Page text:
And no, as a friend from London queried me recently, I’m not partial to blondes or any color. Just the way the cookie crumbled on the counter. We decided not to go out for New Years Eve at last minute. It was part of the mold. Don’t need Times Square and a million people. Don’t need a million dollars. Don’t need to wait in line for four hours to dream about winning a lottery. Don’t need to win a horse race because I can’t. It’s not in the mold. It’s for someone else. That same twenty years ago, I went to Monticello Raceway with a friend and handicapper extraordinaire (one of the best; he never loses). We pooled our resources and bet on 27 separate horses total in all the races and lost every race. Another slap in face by vertical blinds; it’s not my mold or place in the sun. This whole paragraph on molds is part of a major spiritual epiphany. I play tennis twice a week and ride the exercise bike full throttle for over 90 minutes everyday. Tennis game is still improving (so my partners tell me) which may mean I’m not aging traditionally. I write novels and blogs so the cerebral stuff is all intact (a better mold to be in). But I’m not giving up on Monmouth Park (not for mold breaking but a neat place to spend an afternoon and do a character study. (Damon Runyon-esque) and then head over to Seven Presidents Beach for some sun (under an umbrella with sun block 40) and surf and then have a wonderful Jersey shore fresh fish dinner near the boardwalk. You folks in Idaho don’t know what you’re missing. Meanwhile, taking Vitamin D supplements and doing a lot of exercise prevents falling down and not being able to get up when you’re older. Speaking about cerebral. Here’s a Jackson Pollack to show what I’m feeling just about now as I write this. It nailed me.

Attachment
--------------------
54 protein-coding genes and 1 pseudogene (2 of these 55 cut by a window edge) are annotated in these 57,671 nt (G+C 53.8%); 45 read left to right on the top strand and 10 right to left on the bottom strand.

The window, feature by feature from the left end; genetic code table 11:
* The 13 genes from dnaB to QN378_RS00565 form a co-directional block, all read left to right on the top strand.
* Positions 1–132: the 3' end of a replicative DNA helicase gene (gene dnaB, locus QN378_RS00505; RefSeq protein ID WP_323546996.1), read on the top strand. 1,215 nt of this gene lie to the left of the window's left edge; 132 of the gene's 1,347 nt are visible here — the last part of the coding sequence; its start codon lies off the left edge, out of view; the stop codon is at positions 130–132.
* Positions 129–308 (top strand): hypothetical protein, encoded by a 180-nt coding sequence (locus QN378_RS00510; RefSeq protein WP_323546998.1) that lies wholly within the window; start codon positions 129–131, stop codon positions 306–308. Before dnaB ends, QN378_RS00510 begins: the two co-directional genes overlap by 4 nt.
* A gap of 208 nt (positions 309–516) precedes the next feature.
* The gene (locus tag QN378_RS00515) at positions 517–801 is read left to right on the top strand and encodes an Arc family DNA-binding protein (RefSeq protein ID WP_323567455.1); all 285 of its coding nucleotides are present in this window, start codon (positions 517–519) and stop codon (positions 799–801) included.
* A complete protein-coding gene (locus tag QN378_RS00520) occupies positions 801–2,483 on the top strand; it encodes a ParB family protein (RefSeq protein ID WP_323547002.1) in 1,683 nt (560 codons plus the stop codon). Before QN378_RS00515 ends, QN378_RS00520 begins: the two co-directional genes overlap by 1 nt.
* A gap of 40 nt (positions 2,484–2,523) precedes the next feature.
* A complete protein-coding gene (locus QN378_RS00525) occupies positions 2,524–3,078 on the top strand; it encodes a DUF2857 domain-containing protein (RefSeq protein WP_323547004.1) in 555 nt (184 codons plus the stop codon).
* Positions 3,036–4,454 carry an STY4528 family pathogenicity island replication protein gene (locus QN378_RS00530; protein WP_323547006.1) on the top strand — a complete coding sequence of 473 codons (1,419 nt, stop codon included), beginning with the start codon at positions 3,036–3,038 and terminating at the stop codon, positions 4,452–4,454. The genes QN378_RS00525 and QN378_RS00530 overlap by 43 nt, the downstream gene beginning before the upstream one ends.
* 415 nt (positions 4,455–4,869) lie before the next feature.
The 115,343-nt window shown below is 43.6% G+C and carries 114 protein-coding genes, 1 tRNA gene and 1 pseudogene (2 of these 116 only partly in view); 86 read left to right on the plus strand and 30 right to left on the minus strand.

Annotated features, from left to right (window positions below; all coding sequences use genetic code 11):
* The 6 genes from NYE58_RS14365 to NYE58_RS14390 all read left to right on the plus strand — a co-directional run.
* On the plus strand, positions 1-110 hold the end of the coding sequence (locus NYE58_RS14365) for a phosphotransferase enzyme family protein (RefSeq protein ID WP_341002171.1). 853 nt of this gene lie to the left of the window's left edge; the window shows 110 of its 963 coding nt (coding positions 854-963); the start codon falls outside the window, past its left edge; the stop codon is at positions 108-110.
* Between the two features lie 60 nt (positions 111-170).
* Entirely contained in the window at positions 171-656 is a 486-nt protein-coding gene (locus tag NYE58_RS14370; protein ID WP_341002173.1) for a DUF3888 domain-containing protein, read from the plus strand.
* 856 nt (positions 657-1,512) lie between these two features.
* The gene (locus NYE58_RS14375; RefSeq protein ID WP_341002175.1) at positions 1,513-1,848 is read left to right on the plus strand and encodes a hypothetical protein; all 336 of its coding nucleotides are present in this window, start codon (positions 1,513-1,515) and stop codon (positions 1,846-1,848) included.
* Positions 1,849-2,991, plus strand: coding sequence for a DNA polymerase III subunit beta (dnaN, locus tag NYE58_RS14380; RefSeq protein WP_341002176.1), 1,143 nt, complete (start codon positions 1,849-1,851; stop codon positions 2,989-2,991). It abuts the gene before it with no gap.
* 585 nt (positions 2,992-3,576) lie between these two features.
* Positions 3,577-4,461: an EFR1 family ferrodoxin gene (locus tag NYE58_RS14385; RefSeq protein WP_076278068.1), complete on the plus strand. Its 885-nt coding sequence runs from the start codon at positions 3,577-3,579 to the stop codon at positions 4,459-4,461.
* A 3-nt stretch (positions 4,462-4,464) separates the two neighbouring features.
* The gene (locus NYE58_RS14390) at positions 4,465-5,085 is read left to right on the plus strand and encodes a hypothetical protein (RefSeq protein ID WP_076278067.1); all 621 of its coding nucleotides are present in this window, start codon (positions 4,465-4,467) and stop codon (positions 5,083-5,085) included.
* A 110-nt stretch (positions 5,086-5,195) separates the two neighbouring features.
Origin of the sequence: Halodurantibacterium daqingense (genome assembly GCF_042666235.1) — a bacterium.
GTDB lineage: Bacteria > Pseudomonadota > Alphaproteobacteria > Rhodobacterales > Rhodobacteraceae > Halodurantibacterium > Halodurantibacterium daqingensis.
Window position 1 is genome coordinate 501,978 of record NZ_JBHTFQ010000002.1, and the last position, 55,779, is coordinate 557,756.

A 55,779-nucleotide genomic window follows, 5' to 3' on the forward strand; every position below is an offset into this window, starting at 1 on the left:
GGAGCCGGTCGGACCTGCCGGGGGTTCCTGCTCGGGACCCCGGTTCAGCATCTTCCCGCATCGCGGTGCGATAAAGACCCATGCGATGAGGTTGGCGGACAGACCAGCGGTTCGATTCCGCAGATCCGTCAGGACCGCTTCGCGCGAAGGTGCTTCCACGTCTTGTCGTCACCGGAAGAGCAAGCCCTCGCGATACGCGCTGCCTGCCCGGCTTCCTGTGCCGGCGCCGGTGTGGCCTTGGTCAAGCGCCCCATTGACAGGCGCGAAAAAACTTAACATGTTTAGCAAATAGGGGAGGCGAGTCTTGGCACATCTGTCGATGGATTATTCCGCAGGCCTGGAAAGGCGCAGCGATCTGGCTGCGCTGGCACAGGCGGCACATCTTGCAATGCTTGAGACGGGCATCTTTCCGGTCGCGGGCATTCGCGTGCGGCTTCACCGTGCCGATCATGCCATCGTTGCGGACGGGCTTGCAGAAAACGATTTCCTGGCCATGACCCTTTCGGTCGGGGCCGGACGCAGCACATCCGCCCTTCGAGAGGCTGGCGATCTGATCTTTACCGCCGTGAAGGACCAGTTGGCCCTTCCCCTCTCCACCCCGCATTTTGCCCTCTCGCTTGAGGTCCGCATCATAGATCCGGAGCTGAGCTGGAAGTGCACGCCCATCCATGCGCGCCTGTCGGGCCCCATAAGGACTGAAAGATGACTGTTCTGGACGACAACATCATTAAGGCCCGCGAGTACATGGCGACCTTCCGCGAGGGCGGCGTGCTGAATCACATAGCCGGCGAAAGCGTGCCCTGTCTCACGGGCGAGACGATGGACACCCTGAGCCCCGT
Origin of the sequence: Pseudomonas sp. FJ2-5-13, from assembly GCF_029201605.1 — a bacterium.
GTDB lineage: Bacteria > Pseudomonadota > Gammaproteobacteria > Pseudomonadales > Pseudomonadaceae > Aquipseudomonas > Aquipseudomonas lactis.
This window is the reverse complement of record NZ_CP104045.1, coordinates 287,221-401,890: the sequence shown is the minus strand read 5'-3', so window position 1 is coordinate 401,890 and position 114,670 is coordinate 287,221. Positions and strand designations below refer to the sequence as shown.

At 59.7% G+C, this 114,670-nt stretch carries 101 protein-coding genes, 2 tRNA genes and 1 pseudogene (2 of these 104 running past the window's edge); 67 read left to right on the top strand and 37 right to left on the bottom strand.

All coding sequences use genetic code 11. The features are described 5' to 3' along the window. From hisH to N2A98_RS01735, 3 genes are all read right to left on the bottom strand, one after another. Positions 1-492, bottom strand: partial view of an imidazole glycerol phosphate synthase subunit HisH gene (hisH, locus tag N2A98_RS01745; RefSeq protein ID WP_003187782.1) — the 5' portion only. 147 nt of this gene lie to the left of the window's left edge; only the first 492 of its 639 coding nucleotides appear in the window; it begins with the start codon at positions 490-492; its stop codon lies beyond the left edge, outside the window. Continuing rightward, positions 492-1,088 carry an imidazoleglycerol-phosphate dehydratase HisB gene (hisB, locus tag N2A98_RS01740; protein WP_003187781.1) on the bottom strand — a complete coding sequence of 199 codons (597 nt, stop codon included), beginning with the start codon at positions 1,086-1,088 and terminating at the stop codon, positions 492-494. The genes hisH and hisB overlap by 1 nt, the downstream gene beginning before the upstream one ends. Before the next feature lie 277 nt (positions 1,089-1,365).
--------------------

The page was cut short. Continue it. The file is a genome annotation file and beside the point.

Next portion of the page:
So it’s a new year (not capitalized anymore). I love the lists that come out; to review, preview, digest, digress, egress, progress and undress. So the best companies (incomplete list) to work for: Facebook (there it is again. what a world. I’m melting. I need an arctic cold front. I’m a snow man waiting for another blizzard) Southwest Airlines, Boston Consulting Group, Career Builder, and Shutterfly. ‘Daily Beast’ came out with a smartest people list (incomplete list): Jon Stewart, Bill and Melinda Gates, Sherri Fink, Steve Jobs, J Craig Vetter (amazing stuff with genomes), Mark Zuckerberg (duh, the Facebook and ‘Social Network’ guy and I’m a big fan obviously. Of course why didn’t I think of that?) Best cities to raise kids (incomplete) Rowland Heights, Cal (near LA), Niles, Illinois, Crafton, Pennsylvania, and West Seneca, New York (near Buffalo, a lot of snowmen building). AND cities with worst bed bug infestations (why so many in Ohio?): Cincinnati, Columbus, Chicago, Detroit and New York. Finally teeth sinking time into relevant lists. Top Scientific Breakthroughs of 2010 (incomplete list): For the first time, scientists were able to use direct fossil evidence to make a reasonable interpretation of a dinosaur’s color; Treating genetic code as software, bioengineers at the J. Craig Venter Institute created the first self replicating, synthetically designed life in May; A new analysis of leftover radiation from the Big Bang suggest the universe was recycled over and over again; By taking chromosomes from one zygote — the single cell formed when sperm and egg fuse — and putting them into a zygote stripped of chromosomes but still containing mitochondria, British researchers produced an embryo from genetic contributions from three parents!!! (I’m thinking implications for the sports world. how high and fast). That’s it for lists. I do love thinking about redundancy; being able to grow a new heart one day if needed. I do love the new year; expectations, dreams, hopes and keeping molds locked in a bottom drawer. Somewhere I read about being grateful to the universe, sending out vibes to that effect. Gratitude is a wonderful experience. Understanding your mold is a form of arrival at gratitude. I think if I’m at a party and the hosts serve a mold (that Jello-like shimmery confection) I’ll excuse myself and walk outside and stare at the moon. Of course why would I stare at the moon when I have the stars?